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How Flu Becomes Deadly

Kathleen Blanchard's picture

Researchers from the Children's Hospital of Philadelphia, Pennsylvania have discovered how flu becomes deadly. Symptoms of the same strain of flu can cause mild symptoms in some individuals, yet lead to pneumonia in others; even causing death, as seen with pneumonia deaths related to swine H1N1 flu.

The scientists have found that flu becomes deadly because it paralyzes the immune system of people who are otherwise in good health. Furthermore, the effect is lasting. Bacterial infections that develop on top of flu symptoms lead to severe illness. When the immune system becomes paralyzed, bacterial infections develop, causing flu to become more deadly.

Lead researcher for the study, Kathleen Sullivan, M.D., Ph.D., Chief of the Division of Allergy and Immunology at the Children's Hospital of Philadelphia says, "We have a very limited understanding of why some people who get influenza simply have a bad cold and other people become very sick and even die. The results of this study give us a much better sense of the mechanisms underlying bacterial infections arising on top of the viral infection."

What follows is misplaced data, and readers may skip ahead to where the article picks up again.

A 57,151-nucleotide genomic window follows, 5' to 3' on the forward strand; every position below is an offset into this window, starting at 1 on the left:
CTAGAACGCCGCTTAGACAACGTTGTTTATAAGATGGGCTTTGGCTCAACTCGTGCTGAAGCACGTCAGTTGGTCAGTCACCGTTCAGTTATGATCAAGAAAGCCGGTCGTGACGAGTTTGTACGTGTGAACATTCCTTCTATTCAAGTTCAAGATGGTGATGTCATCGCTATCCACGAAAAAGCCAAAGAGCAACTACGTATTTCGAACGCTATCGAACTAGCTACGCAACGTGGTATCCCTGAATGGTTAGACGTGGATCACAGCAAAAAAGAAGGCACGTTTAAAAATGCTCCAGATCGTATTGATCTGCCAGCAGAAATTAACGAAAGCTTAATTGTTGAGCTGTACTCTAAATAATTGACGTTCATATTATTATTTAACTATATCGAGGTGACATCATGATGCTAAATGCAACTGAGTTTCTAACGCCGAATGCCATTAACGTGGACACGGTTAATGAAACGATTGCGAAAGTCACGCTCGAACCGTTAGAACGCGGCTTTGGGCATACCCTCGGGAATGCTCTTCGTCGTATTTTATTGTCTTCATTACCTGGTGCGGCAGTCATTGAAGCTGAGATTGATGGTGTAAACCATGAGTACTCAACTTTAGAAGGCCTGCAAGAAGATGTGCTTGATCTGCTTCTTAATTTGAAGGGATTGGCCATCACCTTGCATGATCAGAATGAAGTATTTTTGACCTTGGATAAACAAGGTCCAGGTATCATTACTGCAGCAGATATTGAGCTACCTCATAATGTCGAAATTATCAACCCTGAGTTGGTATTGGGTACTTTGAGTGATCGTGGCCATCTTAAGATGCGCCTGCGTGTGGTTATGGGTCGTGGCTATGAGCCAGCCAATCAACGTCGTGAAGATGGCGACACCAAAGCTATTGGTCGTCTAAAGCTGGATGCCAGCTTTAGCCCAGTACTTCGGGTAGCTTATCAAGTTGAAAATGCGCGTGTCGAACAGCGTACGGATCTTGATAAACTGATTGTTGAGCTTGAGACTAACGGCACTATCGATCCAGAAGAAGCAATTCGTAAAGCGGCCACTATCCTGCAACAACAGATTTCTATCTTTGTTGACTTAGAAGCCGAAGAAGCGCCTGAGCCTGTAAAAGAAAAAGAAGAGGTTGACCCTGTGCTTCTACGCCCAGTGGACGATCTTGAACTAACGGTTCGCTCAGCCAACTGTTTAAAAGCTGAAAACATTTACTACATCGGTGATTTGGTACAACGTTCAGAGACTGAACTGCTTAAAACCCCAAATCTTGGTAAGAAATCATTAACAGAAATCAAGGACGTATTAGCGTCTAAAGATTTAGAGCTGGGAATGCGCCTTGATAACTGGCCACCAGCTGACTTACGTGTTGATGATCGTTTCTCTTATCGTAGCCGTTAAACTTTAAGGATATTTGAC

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The researchers studied pediatric patients diagnosed with severe flu. They measured cytokine levels, markers of inflammation that initiate a cascade of events to help the body fight disease by signaling proteins within the cells, called toll-like receptors. The researchers found decreased toll-like receptor response in the children with severe flu. The researchers believe it may be diminished toll-like receptor response paralyzing the immune system, making flu deadly, and leading to secondary infection.

The study compared patients who were healthy, had mild flu, and who had RSV (respiratory syncytial virus), finding that flu becomes deadly specifically as the result of the flu virus. The findings explain why bacterial infections often occur on top of flu virus.

The study is published online in the Journal of Leukocyte Biology. John Wherry, Ph.D., Deputy Editor of the journal says, "Despite major medical advances since the devastating flu outbreak of 1918 and 1919, influenza virus infection remains a very serious threat, and the current swine flu outbreak is a grim reminder of this fact”. The study can help scientists develop individualized treatment for flu by understanding how flu becomes deadly for some, and not for others.